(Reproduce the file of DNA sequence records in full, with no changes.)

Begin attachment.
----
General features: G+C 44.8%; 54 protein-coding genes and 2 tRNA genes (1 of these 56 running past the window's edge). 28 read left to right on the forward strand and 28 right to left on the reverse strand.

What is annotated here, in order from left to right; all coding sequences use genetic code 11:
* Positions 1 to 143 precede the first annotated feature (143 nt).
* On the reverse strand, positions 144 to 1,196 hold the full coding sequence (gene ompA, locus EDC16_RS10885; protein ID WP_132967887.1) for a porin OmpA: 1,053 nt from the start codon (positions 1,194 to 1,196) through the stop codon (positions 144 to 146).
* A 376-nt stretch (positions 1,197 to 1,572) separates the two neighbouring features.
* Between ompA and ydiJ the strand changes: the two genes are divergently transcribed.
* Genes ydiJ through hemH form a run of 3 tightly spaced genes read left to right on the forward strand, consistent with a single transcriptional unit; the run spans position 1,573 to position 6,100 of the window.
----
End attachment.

General features: G+C 44.8%; 54 protein-coding genes and 2 tRNA genes (1 of these 56 running past the window's edge). 28 read left to right on the forward strand and 28 right to left on the reverse strand.

What is annotated here, in order from left to right; all coding sequences use genetic code 11:
* Positions 1 to 143 precede the first annotated feature (143 nt).
* On the reverse strand, positions 144 to 1,196 hold the full coding sequence (gene ompA, locus EDC16_RS10885; protein ID WP_132967887.1) for a porin OmpA: 1,053 nt from the start codon (positions 1,194 to 1,196) through the stop codon (positions 144 to 146).
* A 376-nt stretch (positions 1,197 to 1,572) separates the two neighbouring features.
* Between ompA and ydiJ the strand changes: the two genes are divergently transcribed.
* Genes ydiJ through hemH form a run of 3 tightly spaced genes read left to right on the forward strand, consistent with a single transcriptional unit; the run spans position 1,573 to position 6,100 of the window.